The Value of Native Plants

IMG_5552Many native species of plants can be hosts for pollinators, with their eggs or food for their young. An example would be a butterfly, such as the close relationship between monarchs and milkweed

Planting these alternatives to the big box mass-produced flowers saves energy (in growing, fertilizing, administering pesticide treatments,  transporting and marketing throw-away annuals);  and reduces non-recyclable packaging (because they are perennial); and provides pollinators, bees, butterflies and other beneficial insects with the habitat plants they require. These species  in turn support the songbirds we like to see in our backyards.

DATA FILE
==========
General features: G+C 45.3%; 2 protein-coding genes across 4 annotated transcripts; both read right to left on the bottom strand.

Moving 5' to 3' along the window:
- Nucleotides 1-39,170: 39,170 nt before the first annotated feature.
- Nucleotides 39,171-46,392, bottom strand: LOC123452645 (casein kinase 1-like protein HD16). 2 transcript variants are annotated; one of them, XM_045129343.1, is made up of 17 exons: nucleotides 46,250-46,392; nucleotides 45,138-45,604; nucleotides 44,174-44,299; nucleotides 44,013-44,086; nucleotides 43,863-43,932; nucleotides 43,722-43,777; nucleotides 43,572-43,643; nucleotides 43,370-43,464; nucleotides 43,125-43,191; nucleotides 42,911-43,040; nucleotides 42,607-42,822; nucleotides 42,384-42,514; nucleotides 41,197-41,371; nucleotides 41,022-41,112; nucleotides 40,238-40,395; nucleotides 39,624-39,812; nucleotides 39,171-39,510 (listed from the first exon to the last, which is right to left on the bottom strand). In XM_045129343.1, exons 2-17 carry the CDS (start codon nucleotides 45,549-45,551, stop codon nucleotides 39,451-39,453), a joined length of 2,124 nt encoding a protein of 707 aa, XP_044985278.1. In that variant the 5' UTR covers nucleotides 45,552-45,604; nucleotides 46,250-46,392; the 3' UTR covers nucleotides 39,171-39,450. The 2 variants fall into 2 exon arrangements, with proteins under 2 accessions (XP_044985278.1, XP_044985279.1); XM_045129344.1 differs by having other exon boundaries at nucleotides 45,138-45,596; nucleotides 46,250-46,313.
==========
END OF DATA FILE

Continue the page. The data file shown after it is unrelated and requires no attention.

Many garden groups are now advocating native plants and that they are becoming increasingly available in retail shops, and are known for their resilience and beauty, (albeit not generally as familiar as the exotic specimens that have been introduced, often with terrible consequences). Exotic invasive species such as bush  honeysuckle or the Asian pear trees cost many millions of dollars yearly to eradicate.

You can learn more about native plants by contacting the Kentucky Native Plant Society.

Helpful Links on Roadside Vegetation: